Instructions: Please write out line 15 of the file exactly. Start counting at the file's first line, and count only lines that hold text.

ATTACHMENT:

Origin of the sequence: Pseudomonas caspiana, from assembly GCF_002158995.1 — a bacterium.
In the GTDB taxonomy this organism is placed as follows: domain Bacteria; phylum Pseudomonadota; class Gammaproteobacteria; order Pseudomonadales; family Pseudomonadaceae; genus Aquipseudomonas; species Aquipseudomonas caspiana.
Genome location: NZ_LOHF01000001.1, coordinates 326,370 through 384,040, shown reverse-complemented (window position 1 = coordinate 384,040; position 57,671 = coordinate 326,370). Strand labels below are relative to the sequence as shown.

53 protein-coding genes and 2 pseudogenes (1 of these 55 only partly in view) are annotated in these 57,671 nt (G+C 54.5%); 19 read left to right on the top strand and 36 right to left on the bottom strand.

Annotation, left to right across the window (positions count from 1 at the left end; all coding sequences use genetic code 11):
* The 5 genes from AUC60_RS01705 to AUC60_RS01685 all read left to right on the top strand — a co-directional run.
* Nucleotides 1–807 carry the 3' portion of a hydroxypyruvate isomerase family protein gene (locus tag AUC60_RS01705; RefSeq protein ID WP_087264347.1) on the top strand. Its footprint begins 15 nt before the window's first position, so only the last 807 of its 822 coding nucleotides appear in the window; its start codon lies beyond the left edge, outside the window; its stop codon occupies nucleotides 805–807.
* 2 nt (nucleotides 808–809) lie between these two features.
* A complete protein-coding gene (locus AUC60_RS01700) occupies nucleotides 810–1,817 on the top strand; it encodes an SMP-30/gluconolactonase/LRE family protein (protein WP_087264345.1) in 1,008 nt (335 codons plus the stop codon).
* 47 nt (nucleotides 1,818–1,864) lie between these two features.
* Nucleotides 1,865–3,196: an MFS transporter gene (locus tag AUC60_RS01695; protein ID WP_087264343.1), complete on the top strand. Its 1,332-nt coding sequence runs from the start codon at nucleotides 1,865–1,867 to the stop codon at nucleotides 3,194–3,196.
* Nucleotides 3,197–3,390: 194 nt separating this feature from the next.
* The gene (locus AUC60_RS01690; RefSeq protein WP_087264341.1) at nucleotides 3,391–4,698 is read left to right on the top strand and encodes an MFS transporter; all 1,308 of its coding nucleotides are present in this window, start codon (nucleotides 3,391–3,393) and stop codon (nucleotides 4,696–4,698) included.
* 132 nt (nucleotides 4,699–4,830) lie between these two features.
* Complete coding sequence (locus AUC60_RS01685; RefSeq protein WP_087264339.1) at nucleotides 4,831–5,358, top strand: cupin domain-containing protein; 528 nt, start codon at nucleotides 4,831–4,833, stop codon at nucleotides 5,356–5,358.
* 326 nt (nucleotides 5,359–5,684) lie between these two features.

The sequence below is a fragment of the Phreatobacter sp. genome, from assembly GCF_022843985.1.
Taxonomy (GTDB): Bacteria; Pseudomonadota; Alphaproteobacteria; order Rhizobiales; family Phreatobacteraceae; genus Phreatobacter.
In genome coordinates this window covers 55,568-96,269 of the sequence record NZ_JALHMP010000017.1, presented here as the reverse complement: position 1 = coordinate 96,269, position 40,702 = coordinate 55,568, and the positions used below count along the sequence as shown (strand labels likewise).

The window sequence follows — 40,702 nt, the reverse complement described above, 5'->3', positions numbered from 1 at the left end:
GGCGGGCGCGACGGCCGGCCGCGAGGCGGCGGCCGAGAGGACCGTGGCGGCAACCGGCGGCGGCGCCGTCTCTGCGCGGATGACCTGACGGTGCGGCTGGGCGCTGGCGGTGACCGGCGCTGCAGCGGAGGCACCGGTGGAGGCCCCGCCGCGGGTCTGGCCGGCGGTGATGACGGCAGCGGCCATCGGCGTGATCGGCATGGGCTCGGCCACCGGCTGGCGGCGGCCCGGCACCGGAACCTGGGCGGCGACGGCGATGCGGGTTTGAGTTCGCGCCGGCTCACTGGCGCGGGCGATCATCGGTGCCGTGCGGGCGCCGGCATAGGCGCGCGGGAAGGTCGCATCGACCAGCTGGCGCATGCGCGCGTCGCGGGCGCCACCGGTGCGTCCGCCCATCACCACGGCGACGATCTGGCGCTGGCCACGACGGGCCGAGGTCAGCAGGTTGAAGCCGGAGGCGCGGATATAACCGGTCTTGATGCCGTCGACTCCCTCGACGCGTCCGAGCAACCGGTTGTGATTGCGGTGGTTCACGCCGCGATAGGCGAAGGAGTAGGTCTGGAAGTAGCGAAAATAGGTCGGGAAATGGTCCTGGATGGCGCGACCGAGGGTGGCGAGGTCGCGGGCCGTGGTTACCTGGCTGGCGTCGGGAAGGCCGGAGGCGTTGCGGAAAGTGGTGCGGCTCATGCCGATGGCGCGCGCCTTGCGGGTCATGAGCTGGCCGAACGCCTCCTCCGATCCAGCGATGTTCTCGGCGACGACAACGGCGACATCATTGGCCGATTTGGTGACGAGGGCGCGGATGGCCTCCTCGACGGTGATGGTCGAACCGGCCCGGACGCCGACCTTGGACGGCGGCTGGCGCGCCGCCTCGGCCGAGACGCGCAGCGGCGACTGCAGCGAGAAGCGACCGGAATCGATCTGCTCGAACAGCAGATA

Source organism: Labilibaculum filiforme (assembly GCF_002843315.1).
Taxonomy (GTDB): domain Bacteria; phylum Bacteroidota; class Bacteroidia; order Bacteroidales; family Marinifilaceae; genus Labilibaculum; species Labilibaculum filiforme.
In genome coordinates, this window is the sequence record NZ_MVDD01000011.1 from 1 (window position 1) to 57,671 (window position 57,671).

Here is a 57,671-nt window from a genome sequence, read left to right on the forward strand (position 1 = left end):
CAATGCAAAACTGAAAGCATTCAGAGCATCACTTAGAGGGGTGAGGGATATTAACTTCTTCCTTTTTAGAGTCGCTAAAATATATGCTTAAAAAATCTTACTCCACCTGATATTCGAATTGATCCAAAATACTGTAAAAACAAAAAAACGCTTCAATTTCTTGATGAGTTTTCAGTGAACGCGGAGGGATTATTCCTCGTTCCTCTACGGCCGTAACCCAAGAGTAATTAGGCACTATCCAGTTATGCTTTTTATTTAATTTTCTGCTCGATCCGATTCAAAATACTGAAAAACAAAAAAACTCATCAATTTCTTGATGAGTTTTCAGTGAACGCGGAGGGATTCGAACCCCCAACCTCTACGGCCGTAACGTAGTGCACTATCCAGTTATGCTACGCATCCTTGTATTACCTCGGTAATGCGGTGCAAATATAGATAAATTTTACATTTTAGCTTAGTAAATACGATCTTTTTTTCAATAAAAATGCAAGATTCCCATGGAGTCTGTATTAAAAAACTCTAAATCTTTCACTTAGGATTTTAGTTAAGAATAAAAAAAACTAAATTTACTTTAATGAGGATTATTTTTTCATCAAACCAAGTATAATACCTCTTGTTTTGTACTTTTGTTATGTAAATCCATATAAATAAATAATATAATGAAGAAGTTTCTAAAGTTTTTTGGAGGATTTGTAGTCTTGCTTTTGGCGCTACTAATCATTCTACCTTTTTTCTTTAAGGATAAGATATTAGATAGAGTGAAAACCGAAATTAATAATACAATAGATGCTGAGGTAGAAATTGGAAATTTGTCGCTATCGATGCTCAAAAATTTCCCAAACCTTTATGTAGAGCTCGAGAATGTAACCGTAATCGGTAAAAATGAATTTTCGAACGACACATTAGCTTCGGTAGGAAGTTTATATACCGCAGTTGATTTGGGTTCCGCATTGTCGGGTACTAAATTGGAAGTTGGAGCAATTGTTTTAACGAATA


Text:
* Complete coding sequence (locus AUC60_RS01685; RefSeq protein WP_087264339.1) at nucleotides 4,831–5,358, top strand: cupin domain-containing protein; 528 nt, start codon at nucleotides 4,831–4,833, stop codon at nucleotides 5,356–5,358.